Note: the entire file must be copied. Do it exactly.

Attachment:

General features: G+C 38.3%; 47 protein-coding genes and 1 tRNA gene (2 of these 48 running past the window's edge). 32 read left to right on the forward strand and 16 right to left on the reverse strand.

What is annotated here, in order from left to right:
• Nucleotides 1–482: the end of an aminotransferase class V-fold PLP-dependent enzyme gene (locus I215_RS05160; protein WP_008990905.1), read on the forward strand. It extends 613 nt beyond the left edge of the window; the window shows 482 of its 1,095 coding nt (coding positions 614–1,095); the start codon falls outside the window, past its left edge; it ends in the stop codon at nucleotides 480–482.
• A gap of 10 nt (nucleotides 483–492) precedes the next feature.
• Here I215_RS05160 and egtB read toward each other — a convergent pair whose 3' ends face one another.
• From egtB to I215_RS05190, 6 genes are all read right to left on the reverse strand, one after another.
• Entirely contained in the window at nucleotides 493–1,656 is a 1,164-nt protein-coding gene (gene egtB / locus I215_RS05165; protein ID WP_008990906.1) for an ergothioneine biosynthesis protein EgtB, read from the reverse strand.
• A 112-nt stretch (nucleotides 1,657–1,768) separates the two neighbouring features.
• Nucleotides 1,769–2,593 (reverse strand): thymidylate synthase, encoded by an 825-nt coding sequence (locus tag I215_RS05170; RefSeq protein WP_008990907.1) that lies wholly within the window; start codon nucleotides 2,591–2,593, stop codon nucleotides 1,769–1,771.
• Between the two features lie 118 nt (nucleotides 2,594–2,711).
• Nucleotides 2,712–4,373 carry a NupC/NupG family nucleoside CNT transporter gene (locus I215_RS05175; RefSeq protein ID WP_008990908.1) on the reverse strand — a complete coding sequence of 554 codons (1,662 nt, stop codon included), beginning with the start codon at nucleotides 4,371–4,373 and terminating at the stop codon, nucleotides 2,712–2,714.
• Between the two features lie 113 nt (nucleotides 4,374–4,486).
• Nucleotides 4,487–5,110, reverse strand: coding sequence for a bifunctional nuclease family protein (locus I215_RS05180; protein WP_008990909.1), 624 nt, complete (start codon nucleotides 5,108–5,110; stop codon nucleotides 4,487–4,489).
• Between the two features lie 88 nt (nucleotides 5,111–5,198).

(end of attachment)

General features: G+C 38.3%; 47 protein-coding genes and 1 tRNA gene (2 of these 48 running past the window's edge). 32 read left to right on the forward strand and 16 right to left on the reverse strand.

What is annotated here, in order from left to right:
• Nucleotides 1–482: the end of an aminotransferase class V-fold PLP-dependent enzyme gene (locus I215_RS05160; protein WP_008990905.1), read on the forward strand. It extends 613 nt beyond the left edge of the window; the window shows 482 of its 1,095 coding nt (coding positions 614–1,095); the start codon falls outside the window, past its left edge; it ends in the stop codon at nucleotides 480–482.
• A gap of 10 nt (nucleotides 483–492) precedes the next feature.
• Here I215_RS05160 and egtB read toward each other — a convergent pair whose 3' ends face one another.
• From egtB to I215_RS05190, 6 genes are all read right to left on the reverse strand, one after another.
• Entirely contained in the window at nucleotides 493–1,656 is a 1,164-nt protein-coding gene (gene egtB / locus I215_RS05165; protein ID WP_008990906.1) for an ergothioneine biosynthesis protein EgtB, read from the reverse strand.
• A 112-nt stretch (nucleotides 1,657–1,768) separates the two neighbouring features.
• Nucleotides 1,769–2,593 (reverse strand): thymidylate synthase, encoded by an 825-nt coding sequence (locus tag I215_RS05170; RefSeq protein WP_008990907.1) that lies wholly within the window; start codon nucleotides 2,591–2,593, stop codon nucleotides 1,769–1,771.
• Between the two features lie 118 nt (nucleotides 2,594–2,711).
• Nucleotides 2,712–4,373 carry a NupC/NupG family nucleoside CNT transporter gene (locus I215_RS05175; RefSeq protein ID WP_008990908.1) on the reverse strand — a complete coding sequence of 554 codons (1,662 nt, stop codon included), beginning with the start codon at nucleotides 4,371–4,373 and terminating at the stop codon, nucleotides 2,712–2,714.
• Between the two features lie 113 nt (nucleotides 4,374–4,486).
• Nucleotides 4,487–5,110, reverse strand: coding sequence for a bifunctional nuclease family protein (locus I215_RS05180; protein WP_008990909.1), 624 nt, complete (start codon nucleotides 5,108–5,110; stop codon nucleotides 4,487–4,489).
• Between the two features lie 88 nt (nucleotides 5,111–5,198).